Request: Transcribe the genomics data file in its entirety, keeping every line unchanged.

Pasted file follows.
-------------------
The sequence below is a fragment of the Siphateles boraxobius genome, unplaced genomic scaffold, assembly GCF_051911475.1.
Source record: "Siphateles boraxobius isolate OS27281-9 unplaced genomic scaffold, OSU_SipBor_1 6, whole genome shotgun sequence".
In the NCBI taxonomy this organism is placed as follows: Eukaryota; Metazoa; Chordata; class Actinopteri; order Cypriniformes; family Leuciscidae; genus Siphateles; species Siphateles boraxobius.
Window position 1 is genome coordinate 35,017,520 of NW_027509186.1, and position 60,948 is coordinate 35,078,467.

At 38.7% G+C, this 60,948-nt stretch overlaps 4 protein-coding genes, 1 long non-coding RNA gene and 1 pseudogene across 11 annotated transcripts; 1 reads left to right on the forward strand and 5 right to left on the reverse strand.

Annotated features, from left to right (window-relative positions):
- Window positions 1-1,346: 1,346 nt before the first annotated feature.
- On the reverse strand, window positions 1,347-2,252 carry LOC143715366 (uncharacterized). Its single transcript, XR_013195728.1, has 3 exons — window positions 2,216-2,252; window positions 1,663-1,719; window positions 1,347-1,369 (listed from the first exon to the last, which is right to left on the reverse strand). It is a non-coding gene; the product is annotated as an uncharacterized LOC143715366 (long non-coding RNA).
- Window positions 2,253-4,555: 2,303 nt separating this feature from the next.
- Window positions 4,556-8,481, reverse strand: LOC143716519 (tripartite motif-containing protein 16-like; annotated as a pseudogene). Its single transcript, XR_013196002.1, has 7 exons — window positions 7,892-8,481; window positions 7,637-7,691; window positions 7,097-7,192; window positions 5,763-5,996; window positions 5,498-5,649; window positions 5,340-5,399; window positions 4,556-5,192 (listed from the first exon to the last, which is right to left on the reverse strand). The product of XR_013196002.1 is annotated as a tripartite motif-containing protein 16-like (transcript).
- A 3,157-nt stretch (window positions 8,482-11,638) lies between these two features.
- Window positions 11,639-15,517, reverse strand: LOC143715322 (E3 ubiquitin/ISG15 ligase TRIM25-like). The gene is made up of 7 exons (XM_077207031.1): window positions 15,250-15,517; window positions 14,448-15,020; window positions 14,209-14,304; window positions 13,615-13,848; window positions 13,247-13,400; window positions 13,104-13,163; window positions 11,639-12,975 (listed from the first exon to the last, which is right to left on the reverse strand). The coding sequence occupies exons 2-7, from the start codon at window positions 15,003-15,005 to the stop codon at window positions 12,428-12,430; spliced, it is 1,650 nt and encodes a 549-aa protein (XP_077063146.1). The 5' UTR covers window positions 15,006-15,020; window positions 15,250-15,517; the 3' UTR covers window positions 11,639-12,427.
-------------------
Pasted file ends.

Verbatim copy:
The sequence below is a fragment of the Siphateles boraxobius genome, unplaced genomic scaffold, assembly GCF_051911475.1.
Source record: "Siphateles boraxobius isolate OS27281-9 unplaced genomic scaffold, OSU_SipBor_1 6, whole genome shotgun sequence".
In the NCBI taxonomy this organism is placed as follows: Eukaryota; Metazoa; Chordata; class Actinopteri; order Cypriniformes; family Leuciscidae; genus Siphateles; species Siphateles boraxobius.
Window position 1 is genome coordinate 35,017,520 of NW_027509186.1, and position 60,948 is coordinate 35,078,467.

At 38.7% G+C, this 60,948-nt stretch overlaps 4 protein-coding genes, 1 long non-coding RNA gene and 1 pseudogene across 11 annotated transcripts; 1 reads left to right on the forward strand and 5 right to left on the reverse strand.

Annotated features, from left to right (window-relative positions):
- Window positions 1-1,346: 1,346 nt before the first annotated feature.
- On the reverse strand, window positions 1,347-2,252 carry LOC143715366 (uncharacterized). Its single transcript, XR_013195728.1, has 3 exons — window positions 2,216-2,252; window positions 1,663-1,719; window positions 1,347-1,369 (listed from the first exon to the last, which is right to left on the reverse strand). It is a non-coding gene; the product is annotated as an uncharacterized LOC143715366 (long non-coding RNA).
- Window positions 2,253-4,555: 2,303 nt separating this feature from the next.
- Window positions 4,556-8,481, reverse strand: LOC143716519 (tripartite motif-containing protein 16-like; annotated as a pseudogene). Its single transcript, XR_013196002.1, has 7 exons — window positions 7,892-8,481; window positions 7,637-7,691; window positions 7,097-7,192; window positions 5,763-5,996; window positions 5,498-5,649; window positions 5,340-5,399; window positions 4,556-5,192 (listed from the first exon to the last, which is right to left on the reverse strand). The product of XR_013196002.1 is annotated as a tripartite motif-containing protein 16-like (transcript).
- A 3,157-nt stretch (window positions 8,482-11,638) lies between these two features.
- Window positions 11,639-15,517, reverse strand: LOC143715322 (E3 ubiquitin/ISG15 ligase TRIM25-like). The gene is made up of 7 exons (XM_077207031.1): window positions 15,250-15,517; window positions 14,448-15,020; window positions 14,209-14,304; window positions 13,615-13,848; window positions 13,247-13,400; window positions 13,104-13,163; window positions 11,639-12,975 (listed from the first exon to the last, which is right to left on the reverse strand). The coding sequence occupies exons 2-7, from the start codon at window positions 15,003-15,005 to the stop codon at window positions 12,428-12,430; spliced, it is 1,650 nt and encodes a 549-aa protein (XP_077063146.1). The 5' UTR covers window positions 15,006-15,020; window positions 15,250-15,517; the 3' UTR covers window positions 11,639-12,427.